It took me a while to get into Vietnamese fresh rolls - I think it was the rice wrapper that weirded me out - but sometime during the past year, they became one of my favorite foods. I love how simple they are, but how they can contain just about anything. I don't make my own very often, mostly because by the time I know I want one, I no longer have the patience to cut any vegetables up, so I'm usually left to order out. This past week, however, I found myself with both the time and the wherewithal to make my own, not just once, but twice!
One great thing about fresh rolls is, like I said, they can hold anything. Including whatever's floating around in the fridge or freezer that needs to be used. Case in point - one-third of a bag of frozen shrimp that had been taking up space for months. All of the shrimp were, unfortunately, freezer-burned, but once I sliced off any burned bits, there was still enough that was salvageable to include. I threw them into a quick makeshift marinade of teriyaki sauce, lime juice, fresh ginger, and hot pepper flakes while I washed and cut up some other veggies - tiny batons of cucumber and carrot as well as sprigs of cilantro and mint. On the other fresh roll occasion, I used the same marinade (well, soy sauce and honey instead of teriyaki) on chicken, and included leaves of lettuce and slices of mango and avocado.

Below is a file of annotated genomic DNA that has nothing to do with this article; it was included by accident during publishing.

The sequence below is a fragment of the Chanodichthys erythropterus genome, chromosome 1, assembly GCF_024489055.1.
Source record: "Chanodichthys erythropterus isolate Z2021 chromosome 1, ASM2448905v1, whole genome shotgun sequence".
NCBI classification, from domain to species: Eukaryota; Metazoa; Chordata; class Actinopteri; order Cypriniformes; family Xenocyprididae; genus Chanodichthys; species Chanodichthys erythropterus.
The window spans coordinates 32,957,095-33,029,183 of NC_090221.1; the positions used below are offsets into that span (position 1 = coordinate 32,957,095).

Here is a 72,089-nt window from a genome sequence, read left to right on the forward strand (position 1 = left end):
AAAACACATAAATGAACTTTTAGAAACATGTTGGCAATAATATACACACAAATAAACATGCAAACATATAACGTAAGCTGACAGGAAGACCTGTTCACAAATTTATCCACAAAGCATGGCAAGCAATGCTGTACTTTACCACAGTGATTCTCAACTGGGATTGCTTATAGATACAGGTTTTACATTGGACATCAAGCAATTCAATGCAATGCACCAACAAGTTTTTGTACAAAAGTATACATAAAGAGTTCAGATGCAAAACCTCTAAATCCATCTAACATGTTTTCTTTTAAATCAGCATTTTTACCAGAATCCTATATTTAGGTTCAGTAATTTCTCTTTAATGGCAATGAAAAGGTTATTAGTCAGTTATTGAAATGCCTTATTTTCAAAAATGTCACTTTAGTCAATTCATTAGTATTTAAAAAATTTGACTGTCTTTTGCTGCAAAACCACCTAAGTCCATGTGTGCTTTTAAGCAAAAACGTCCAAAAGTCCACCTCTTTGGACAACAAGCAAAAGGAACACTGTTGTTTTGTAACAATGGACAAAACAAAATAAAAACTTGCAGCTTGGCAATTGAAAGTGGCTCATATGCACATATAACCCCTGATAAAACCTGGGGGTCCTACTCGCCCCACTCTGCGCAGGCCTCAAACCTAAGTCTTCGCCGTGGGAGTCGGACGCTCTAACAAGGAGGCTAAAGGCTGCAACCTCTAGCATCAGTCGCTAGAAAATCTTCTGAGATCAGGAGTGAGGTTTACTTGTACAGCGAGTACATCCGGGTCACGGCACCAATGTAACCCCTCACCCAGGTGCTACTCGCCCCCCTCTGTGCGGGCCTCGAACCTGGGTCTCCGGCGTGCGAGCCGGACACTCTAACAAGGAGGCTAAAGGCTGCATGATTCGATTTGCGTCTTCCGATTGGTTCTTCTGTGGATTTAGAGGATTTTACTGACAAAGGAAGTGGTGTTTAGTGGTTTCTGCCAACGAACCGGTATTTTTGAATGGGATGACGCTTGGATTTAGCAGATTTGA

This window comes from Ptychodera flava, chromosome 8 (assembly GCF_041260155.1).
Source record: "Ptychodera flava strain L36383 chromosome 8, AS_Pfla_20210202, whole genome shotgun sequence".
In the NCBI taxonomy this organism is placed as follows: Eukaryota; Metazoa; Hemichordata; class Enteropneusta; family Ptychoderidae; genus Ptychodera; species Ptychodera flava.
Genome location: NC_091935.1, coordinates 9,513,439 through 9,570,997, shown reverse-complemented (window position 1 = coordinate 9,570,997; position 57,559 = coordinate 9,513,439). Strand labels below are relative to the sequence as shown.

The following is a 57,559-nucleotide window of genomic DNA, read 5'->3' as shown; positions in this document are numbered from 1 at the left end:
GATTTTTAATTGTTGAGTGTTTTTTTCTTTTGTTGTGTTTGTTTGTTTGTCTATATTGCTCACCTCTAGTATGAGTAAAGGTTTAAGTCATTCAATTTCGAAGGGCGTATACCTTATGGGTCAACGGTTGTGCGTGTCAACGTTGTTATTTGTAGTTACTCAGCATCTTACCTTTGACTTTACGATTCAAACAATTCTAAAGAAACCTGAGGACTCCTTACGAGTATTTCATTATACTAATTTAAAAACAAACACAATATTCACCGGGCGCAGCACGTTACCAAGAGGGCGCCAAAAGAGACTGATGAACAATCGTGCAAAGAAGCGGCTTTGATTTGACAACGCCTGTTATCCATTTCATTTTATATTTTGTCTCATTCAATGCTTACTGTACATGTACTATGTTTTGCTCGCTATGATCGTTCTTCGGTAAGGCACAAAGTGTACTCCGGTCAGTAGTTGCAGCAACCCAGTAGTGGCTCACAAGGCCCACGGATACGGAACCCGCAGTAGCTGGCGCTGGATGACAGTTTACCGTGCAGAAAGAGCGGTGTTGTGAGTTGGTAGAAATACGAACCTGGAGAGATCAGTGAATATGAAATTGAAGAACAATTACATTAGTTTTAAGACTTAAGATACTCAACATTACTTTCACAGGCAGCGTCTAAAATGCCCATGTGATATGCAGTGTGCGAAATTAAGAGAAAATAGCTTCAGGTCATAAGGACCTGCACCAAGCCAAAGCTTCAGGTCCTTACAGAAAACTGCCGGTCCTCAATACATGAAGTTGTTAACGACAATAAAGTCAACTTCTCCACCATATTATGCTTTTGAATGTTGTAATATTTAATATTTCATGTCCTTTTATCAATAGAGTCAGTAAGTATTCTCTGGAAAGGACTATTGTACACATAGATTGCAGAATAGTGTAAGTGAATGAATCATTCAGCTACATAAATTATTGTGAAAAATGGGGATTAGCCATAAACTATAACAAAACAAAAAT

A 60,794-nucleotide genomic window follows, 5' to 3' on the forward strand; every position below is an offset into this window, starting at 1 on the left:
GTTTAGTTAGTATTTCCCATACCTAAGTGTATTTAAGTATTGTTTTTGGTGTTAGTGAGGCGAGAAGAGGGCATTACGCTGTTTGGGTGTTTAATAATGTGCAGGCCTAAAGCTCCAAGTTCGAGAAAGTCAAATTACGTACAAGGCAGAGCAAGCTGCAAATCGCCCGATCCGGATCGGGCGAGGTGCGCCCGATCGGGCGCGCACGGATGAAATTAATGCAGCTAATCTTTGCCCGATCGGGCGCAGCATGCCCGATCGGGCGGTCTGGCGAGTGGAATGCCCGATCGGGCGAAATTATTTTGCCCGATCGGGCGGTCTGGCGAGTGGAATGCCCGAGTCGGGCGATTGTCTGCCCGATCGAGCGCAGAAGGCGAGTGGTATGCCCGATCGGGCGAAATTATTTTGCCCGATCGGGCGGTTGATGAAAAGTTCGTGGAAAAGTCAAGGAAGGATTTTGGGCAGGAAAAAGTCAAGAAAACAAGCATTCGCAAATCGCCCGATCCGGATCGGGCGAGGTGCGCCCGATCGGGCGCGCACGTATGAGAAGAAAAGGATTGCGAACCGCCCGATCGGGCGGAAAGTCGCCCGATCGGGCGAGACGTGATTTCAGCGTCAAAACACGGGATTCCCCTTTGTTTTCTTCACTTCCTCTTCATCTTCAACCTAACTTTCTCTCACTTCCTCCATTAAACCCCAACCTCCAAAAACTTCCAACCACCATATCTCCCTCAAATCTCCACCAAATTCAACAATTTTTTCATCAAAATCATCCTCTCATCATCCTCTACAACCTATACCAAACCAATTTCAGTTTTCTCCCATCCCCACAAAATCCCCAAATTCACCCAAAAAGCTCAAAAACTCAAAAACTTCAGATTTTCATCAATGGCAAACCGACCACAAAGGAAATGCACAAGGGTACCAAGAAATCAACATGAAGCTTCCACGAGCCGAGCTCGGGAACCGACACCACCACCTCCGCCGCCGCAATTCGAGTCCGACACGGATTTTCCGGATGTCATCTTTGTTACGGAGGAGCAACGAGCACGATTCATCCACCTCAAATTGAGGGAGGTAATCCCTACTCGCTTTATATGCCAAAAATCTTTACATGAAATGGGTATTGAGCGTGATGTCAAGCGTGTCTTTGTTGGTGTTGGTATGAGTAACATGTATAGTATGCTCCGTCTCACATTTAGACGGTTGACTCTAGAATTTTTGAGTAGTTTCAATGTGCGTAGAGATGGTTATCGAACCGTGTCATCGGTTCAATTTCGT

And making the rolls couldn't be easier. Sure, there's prep work involved, especially if you try to cut everything into pieces of the same length for uniform rolling, but that is well worth the time. Just submerge a sheet of rice paper wrapper into warm water for a minute, until it begins to soften and lose rigidity. Then carefully arrange the fillings in a small pile in the middle of the wrapper. Fold one edge over and around the filling and gently tuck it beneath the filling, pulling tight so that the insides are not at all loose. Then fold the two ends over, sealing the edges, before rolling the rest of the wrapper around the roll. (Gah, did that make any sense?) If you have nice pieces of herbs, like the mint leaves in the picture above, arrange them on the final piece of wrapper so that they show through after you've finished. I usually just serve these with watered-down hoison sauce sprinkled with fried garlic.